At its heart, this finish begins with a layer of paint, then a coat of lacquer then another coat of paint. You then blister and scrape your top coat of paint and repeat the whole process again. Then, at the end, you wipe on a glaze to add grime and a coat of dull lacquer to seal it all in.
Some other antique finishes recommend that you start by staining the entire piece and then add the paint. I’ve done this many times myself, and I think you can skip that step. Any raw wood that you expose during the aging process will be colored by the glaze in the end. And in all my years of doing this finish, I’ve never had the finish peel, so I think a base coat of stain is unnecessary.
Begin by brushing on a coat of latex paint. (Hint: Allow the brush to fall on the floor and get some sawdust on it.) Let the paint dry. If some areas of the paint look thin, add a second coat.
Now spray on a coat of lacquer (or brush on a coat of brushing lacquer) and add another one or two coats of the same color paint. Let it dry and get your heat gun.
Hold the heat gun close to the surface and move it slowly across the piece. After a few minutes the paint will bubble and blister.
Use your judgment here. The more blistering, the more texture you’ll end up with. If you overdo it, simply add more paint and try the process again.
With the paint blistered, use a paint scraper to remove the bubbles. Get the surface somewhat smooth but don’t get too aggressive. The little ragged edges of paint you leave behind will add texture to the surface.
Now apply another coat of lacquer and brush on one or two coats of your second color of paint (see “Choosing Color” on page 83 for some ideas on color combinations).
Then blister the paint with your heat gun and scrape the bubbles away. This will reveal patches of your first color below.
If you don’t like the look, add more lacquer and paint; then blister and scrape it until you are pleased. Then take some worn sandpaper (the grit isn’t critical – but not too aggressive) and level the blistered surface to smooth over the really rough spots.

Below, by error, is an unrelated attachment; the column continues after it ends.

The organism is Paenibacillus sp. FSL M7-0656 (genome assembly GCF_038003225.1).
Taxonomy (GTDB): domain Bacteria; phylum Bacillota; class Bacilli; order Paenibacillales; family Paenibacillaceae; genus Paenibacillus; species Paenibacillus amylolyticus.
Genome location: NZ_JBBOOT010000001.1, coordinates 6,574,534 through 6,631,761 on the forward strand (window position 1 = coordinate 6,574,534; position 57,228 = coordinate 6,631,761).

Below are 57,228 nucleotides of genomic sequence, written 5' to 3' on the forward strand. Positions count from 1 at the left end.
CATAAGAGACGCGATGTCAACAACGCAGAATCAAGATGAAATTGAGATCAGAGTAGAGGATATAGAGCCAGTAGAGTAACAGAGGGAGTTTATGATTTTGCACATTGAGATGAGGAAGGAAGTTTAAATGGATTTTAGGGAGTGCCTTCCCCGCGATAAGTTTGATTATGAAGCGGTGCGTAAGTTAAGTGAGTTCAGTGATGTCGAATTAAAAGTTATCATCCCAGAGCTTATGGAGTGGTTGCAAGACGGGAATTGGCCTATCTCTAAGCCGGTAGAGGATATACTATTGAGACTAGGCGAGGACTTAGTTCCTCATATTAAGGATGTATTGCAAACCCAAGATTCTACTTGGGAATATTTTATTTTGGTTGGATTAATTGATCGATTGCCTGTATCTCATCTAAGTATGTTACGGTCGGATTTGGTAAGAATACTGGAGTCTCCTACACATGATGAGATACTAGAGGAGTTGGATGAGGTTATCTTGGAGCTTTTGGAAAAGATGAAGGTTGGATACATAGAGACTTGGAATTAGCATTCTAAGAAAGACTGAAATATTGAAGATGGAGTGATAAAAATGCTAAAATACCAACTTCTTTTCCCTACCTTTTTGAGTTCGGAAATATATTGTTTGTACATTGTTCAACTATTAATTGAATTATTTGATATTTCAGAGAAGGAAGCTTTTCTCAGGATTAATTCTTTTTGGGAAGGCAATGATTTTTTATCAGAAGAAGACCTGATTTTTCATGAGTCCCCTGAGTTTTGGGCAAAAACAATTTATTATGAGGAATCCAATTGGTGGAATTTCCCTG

The final coloring step adds the real age. I wipe on a fast-drying brown glaze that is compatible with my lacquer. Glazes are available from professional paint stores. The exact color isn’t critical.
You could use a gel stain or liquid stain instead of a product labeled as glaze. But liquid stains soak into the paint more than I like and take longer to dry. (All coloring that takes place between coats of finish is technically glazing, but you can use a variety of products for the process.)
When the glaze is dry, add your final topcoat. I like a dull lacquer; gloss just wouldn’t be right.
The best part of this finish is that there is no wrong way to do it. If you’re not satisfied, put another coat of paint on. Every single layer makes it look better.
And what if you do something wrong and the finish starts to peel? No problem. Antique finishes peel. It might even look better in the end. PWM
— Troy Sexton
Want more information on staining wood? Check out “Stains and Staining” with Bob Flexner at shopwoodworking.com